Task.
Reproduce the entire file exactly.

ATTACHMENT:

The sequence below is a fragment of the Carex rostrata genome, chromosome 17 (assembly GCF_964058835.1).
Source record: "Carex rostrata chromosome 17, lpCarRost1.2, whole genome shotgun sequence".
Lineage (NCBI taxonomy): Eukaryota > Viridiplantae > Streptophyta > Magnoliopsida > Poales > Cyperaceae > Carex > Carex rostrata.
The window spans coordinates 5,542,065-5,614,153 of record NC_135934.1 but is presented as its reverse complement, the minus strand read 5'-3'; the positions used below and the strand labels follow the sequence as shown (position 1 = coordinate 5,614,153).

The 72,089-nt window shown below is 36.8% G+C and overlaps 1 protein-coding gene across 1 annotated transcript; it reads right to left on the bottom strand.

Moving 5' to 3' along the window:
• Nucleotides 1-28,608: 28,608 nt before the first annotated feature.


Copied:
The sequence below is a fragment of the Carex rostrata genome, chromosome 17 (assembly GCF_964058835.1).
Source record: "Carex rostrata chromosome 17, lpCarRost1.2, whole genome shotgun sequence".
Lineage (NCBI taxonomy): Eukaryota > Viridiplantae > Streptophyta > Magnoliopsida > Poales > Cyperaceae > Carex > Carex rostrata.
The window spans coordinates 5,542,065-5,614,153 of record NC_135934.1 but is presented as its reverse complement, the minus strand read 5'-3'; the positions used below and the strand labels follow the sequence as shown (position 1 = coordinate 5,614,153).

The 72,089-nt window shown below is 36.8% G+C and overlaps 1 protein-coding gene across 1 annotated transcript; it reads right to left on the bottom strand.

Moving 5' to 3' along the window:
• Nucleotides 1-28,608: 28,608 nt before the first annotated feature.